In days of old, marriage was approached in a very pragmatic fashion: it was more of a merger of sorts. It united land and goods of families, ensured the continuation of blood lines, even stopped wars between tribes.
Marriage was a business, and the act itself constituted a very serious contract for all involved.
Somewhere around the Victorian age, marriage started being less about the merging of lands and more about the merging of hearts. No longer was marriage considered an ends to a means, but an end to a courtship. Stoic pragmatism gave way to a more fanciful romanticism, and people entered marriage more and more with little reason other than love.
While love is a wonderful reason to marry, marriage is such a serious commitment and the institution deserves more consideration than it is usually given. Today, couples spend more time and energy planning for their wedding than they do for the marriage, so it’s little wonder that while the wedding itself goes off without a hitch, the marriages they herald failed at an increasingly alarming rate.
When you fail to plan, you inevitably plan to fail.
Most people start any endeavor, be it a trip, a job search, returning to school, moving to a new place, or starting a new business, with a plan. They outline goals, determine the steps needed to achieve the goals and identify possible obstacles. Marriage is one of the most endeavor upon which many people will embark; an endeavor whose failure will negatively impact the lives of everyone involved.
Marriage truly is a serious business — so plan it!
Creating a marriage plan is not an exercise for those not yet married. Whether you are newly engaged, are still newlyweds or have been married a decade or more, creating a marriage plan can help couples identify and work together toward shared goals, can outline the couples’ vision for the marriage and can help map the future of the relationship.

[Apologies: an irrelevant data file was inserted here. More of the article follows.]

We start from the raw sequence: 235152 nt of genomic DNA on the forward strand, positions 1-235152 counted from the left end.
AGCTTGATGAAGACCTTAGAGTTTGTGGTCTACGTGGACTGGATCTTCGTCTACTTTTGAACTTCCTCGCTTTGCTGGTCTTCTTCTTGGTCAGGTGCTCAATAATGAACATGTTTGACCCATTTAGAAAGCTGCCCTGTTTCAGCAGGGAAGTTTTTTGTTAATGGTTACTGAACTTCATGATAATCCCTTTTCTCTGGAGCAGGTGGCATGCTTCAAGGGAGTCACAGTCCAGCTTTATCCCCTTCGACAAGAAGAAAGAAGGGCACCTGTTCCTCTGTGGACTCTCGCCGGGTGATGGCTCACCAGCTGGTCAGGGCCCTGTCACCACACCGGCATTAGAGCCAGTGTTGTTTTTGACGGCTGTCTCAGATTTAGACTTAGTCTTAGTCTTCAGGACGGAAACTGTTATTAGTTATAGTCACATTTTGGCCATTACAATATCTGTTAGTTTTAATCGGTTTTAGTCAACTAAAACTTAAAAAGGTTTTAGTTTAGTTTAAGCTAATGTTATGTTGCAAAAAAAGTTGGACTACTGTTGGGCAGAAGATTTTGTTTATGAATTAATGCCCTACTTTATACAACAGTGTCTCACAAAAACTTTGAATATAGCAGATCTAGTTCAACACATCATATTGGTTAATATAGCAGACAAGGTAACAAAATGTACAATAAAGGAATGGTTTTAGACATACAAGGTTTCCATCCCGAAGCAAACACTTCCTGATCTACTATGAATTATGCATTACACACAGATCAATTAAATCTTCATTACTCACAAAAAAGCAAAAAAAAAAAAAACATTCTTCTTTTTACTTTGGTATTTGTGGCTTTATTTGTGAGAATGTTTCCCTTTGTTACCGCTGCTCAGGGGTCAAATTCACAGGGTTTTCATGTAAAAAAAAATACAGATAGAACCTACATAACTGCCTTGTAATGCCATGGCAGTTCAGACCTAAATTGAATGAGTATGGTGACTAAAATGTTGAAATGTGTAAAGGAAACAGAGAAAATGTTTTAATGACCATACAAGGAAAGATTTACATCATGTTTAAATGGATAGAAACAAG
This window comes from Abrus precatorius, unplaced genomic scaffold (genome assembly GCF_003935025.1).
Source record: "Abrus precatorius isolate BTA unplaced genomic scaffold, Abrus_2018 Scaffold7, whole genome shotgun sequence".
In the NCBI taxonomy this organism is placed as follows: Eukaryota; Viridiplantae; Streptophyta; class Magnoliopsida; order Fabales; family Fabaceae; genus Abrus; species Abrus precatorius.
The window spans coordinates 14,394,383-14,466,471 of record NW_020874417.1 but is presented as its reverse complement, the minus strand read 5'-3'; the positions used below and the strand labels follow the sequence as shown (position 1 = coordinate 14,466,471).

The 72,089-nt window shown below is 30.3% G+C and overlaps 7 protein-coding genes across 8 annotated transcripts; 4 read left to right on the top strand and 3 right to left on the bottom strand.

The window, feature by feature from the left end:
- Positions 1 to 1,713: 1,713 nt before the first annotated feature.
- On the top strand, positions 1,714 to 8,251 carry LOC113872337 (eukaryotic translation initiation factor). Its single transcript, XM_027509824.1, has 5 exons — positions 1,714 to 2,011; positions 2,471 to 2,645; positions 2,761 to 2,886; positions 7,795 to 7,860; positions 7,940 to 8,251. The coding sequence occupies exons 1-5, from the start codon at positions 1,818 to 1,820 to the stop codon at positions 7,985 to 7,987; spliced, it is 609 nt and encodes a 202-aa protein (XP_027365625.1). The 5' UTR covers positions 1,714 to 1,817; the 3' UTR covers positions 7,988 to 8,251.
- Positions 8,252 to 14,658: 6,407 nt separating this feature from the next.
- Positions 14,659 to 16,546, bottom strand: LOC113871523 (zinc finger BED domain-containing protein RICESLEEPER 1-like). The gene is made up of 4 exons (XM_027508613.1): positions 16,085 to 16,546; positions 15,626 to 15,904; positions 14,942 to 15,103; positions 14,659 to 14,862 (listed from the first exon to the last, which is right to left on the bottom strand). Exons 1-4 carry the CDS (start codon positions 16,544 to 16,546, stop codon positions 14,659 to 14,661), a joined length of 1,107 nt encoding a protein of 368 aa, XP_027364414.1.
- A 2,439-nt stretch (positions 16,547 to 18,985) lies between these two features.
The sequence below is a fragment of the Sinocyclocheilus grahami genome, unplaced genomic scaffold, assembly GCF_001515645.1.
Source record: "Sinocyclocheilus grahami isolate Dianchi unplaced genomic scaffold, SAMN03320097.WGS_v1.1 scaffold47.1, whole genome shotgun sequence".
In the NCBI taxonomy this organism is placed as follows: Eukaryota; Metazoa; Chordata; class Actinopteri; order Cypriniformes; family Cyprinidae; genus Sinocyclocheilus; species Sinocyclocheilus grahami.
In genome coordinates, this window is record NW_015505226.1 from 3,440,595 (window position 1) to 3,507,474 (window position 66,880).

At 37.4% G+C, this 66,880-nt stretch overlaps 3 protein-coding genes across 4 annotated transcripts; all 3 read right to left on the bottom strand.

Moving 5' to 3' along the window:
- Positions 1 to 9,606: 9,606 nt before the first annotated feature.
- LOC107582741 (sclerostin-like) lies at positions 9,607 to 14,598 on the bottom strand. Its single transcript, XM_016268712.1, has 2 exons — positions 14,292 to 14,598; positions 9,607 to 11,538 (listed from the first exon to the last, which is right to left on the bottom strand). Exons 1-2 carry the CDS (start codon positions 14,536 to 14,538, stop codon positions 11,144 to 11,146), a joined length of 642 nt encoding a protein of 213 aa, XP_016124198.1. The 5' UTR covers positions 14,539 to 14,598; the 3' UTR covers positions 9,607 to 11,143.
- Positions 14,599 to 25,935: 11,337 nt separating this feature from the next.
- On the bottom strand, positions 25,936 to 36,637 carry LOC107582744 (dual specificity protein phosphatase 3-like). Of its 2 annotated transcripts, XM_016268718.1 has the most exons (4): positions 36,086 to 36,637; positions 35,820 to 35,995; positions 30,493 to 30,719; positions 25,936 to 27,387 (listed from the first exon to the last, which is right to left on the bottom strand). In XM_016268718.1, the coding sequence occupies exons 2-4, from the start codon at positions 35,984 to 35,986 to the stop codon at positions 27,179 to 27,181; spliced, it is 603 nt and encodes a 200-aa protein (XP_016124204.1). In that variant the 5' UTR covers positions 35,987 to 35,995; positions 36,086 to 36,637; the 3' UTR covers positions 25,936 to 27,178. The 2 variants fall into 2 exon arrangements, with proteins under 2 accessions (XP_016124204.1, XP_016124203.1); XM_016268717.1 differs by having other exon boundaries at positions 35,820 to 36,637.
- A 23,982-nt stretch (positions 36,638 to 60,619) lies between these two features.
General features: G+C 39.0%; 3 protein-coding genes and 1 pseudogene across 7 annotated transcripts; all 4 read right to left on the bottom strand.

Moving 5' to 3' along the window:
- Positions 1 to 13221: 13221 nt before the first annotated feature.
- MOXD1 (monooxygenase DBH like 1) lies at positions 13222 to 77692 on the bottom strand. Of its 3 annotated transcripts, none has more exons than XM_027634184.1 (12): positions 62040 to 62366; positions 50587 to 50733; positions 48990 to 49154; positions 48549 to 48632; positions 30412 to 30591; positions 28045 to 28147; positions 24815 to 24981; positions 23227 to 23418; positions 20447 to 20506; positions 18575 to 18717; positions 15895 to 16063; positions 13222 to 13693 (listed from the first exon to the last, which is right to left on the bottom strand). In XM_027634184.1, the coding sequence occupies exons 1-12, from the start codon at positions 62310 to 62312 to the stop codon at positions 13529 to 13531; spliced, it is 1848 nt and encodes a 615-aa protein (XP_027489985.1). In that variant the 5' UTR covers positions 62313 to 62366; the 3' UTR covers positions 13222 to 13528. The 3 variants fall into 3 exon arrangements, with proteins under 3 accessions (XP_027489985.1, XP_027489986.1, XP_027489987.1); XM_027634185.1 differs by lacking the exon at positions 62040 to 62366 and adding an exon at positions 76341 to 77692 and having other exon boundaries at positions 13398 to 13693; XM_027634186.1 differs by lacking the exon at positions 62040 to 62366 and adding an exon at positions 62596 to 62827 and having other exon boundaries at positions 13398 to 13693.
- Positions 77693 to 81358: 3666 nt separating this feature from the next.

My husband and I have been married over 10 years, and we are just now creating a marriage plan. For the first decade, we sort of drifted through life together with no real definable goals or shared purpose. We just love each other, so we got married.
But through times of adversity, as we found out, that may not be enough. A good marriage plan can also work as insurance during tough times, providing guidelines of how the couple will work through adversity together, and the steps they will take to turn a negative situation around.
You can modify a general business plan template and use it as a starting point to create you marriage plan. Together with your spouse develop a marriage mission or purpose statement. What is your purpose for being together? To create a family? Support a partner’s career? Travel the world together? Share a passion, hobby or lifework? Write it out! Make it clear to each other what your shared mission together is in the marriage.
Don’t forget to include financial data. More marriages are ruined over negative financial situations than for any other reason. Have a thorough understanding of each partner’s TRUE financial obligations and income. Then map out each partner’s personal financial goals, as well as the financial goals you wish to accomplish together as a family.
Once you have sucessfully crafted your marriage plan, have both partners sign and date it. Create a copy of the plan and keep it with your other important documents. Refer back to the marriage plan when things seems to hit a marital rough patch, or the money train seems to be going off-track.
Periodically update your marriage plans as old goals are accomplished and new ones are established.
Creating a marriage plan is just one of the things a couple can do to ensure they have a happy marriage for years to come. I encourage all couples to try it!
The Modern Married Chick
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